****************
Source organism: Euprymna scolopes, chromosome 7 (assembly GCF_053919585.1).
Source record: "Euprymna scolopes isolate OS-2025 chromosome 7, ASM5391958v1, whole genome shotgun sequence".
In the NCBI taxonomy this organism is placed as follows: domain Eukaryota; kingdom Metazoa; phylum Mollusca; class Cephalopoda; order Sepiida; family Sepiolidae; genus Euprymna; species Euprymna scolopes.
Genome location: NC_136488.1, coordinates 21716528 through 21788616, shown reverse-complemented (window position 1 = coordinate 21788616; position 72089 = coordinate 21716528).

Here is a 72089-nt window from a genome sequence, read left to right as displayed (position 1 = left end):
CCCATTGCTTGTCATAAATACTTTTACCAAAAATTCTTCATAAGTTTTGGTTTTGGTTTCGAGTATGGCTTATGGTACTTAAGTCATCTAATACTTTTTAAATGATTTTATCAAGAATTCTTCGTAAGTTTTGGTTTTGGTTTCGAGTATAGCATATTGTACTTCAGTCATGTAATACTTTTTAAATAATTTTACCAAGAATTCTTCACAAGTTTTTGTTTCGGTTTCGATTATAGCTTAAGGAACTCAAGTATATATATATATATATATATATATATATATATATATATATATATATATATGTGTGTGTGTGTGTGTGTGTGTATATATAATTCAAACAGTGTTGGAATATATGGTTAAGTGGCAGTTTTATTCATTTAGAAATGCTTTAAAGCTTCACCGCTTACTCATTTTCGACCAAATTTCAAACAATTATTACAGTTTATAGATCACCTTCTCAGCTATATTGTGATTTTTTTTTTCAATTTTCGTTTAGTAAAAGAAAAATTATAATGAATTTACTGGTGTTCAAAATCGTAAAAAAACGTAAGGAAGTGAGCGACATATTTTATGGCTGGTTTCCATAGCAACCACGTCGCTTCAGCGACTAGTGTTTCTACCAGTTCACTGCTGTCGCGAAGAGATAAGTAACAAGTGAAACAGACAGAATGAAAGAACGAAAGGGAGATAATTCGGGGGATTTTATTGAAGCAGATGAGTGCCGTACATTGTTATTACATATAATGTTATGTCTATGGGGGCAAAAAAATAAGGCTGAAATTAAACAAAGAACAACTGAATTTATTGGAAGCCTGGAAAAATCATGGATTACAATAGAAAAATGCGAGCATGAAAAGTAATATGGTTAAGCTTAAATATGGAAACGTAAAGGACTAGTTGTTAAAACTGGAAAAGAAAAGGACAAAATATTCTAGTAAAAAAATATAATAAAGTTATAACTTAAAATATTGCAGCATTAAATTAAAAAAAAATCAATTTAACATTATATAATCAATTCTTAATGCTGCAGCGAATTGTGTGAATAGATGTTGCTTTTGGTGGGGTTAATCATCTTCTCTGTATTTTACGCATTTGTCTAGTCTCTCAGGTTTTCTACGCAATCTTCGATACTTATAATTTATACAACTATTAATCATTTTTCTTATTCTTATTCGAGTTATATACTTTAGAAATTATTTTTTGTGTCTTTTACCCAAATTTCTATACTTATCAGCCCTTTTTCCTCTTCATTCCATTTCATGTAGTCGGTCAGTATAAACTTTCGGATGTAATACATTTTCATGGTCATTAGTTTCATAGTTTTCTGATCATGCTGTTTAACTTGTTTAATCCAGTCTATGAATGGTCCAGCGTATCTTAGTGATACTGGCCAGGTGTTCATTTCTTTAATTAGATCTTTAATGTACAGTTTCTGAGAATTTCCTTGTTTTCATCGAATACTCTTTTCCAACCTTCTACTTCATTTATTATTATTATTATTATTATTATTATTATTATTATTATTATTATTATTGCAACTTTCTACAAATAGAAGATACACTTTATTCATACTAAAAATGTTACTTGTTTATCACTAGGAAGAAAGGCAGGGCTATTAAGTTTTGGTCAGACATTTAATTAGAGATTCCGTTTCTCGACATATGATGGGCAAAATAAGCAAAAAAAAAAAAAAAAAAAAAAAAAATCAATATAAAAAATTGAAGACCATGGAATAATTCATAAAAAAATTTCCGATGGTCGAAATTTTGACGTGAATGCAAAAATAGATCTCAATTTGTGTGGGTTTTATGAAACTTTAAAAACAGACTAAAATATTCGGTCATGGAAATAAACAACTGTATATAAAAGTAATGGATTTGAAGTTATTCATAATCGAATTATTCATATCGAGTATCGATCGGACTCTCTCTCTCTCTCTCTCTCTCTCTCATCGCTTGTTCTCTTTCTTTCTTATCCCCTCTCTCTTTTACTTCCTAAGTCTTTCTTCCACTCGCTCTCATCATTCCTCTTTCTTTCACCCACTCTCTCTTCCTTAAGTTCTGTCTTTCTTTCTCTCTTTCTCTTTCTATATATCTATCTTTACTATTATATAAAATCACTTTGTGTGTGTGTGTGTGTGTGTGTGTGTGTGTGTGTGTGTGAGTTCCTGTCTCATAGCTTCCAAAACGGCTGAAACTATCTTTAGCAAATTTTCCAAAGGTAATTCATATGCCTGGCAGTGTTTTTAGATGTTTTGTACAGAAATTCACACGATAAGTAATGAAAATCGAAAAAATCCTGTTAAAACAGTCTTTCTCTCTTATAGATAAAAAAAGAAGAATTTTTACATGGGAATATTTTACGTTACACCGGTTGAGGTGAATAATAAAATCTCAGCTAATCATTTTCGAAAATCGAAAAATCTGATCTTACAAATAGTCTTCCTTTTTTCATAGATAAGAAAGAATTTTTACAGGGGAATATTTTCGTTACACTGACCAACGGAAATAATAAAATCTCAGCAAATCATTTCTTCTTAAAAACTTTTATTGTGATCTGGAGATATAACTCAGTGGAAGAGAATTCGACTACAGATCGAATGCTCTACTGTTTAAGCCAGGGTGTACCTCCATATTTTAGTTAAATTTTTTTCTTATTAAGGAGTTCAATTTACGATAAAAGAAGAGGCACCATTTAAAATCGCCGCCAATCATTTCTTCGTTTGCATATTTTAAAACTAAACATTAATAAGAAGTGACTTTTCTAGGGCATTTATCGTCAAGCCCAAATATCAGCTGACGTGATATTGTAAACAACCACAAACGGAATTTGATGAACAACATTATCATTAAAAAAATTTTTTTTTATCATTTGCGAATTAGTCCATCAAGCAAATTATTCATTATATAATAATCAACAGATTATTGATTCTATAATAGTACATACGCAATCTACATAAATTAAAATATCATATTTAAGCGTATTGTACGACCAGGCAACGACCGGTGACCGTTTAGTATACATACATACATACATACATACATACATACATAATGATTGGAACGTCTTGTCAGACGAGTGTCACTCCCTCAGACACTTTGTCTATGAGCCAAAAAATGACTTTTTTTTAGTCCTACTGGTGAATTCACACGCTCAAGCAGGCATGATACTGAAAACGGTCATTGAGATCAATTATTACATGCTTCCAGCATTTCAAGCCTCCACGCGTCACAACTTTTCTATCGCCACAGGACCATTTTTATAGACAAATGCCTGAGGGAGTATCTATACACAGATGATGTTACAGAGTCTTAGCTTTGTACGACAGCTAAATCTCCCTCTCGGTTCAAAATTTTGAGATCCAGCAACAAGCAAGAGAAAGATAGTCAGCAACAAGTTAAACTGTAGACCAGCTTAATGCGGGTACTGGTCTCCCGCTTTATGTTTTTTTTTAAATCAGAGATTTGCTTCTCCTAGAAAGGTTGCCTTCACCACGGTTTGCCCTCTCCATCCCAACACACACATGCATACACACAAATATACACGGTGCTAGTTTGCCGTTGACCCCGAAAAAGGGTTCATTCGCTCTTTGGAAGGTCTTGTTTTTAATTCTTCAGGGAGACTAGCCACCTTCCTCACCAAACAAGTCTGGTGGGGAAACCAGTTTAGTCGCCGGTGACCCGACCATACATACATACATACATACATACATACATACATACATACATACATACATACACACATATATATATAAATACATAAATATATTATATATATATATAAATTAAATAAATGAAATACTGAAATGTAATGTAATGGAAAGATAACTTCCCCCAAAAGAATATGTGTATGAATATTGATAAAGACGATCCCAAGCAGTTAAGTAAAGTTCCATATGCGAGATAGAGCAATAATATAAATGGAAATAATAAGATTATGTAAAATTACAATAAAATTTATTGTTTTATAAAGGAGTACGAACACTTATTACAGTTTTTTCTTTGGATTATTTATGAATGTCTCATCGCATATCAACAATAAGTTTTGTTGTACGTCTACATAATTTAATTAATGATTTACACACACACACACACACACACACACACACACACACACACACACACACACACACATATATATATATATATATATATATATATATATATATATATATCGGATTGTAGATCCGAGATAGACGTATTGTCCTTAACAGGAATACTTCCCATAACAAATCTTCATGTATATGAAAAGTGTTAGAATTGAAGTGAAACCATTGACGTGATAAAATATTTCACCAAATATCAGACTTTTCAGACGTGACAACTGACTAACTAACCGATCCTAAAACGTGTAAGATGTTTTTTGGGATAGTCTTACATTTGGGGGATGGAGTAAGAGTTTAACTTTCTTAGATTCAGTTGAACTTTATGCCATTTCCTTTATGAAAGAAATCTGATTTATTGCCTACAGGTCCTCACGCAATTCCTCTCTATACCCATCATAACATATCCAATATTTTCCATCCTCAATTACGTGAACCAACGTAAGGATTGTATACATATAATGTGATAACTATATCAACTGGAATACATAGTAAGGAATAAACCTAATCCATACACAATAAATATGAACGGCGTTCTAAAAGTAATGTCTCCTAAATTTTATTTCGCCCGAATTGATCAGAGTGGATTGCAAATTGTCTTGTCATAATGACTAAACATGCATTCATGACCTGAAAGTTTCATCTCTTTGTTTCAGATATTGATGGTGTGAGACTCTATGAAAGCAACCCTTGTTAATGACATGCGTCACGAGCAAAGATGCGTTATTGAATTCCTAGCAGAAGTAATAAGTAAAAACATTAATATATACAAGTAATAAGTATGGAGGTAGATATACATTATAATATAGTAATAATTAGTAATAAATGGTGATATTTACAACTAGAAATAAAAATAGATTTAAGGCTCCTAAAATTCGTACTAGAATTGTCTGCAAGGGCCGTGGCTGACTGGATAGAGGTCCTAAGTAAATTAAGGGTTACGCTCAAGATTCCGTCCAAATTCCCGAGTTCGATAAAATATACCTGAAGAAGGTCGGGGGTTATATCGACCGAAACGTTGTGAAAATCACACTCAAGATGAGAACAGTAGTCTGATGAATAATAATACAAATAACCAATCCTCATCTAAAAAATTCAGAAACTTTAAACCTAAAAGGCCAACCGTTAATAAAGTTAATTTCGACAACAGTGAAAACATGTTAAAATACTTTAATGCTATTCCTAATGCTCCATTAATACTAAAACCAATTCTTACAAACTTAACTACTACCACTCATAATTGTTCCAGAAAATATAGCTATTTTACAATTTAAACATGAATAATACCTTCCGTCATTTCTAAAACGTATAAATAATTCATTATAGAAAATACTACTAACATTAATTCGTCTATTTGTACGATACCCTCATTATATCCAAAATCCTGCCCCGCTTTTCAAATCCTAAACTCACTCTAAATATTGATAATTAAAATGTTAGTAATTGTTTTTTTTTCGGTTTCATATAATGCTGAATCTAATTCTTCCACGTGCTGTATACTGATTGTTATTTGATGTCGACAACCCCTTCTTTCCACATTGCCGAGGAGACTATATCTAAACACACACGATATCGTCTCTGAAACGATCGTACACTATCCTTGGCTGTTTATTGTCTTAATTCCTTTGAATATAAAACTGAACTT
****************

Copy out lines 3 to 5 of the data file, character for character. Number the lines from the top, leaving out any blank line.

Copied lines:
In the NCBI taxonomy this organism is placed as follows: domain Eukaryota; kingdom Metazoa; phylum Mollusca; class Cephalopoda; order Sepiida; family Sepiolidae; genus Euprymna; species Euprymna scolopes.
Genome location: NC_136488.1, coordinates 21716528 through 21788616, shown reverse-complemented (window position 1 = coordinate 21788616; position 72089 = coordinate 21716528).

Here is a 72089-nt window from a genome sequence, read left to right as displayed (position 1 = left end):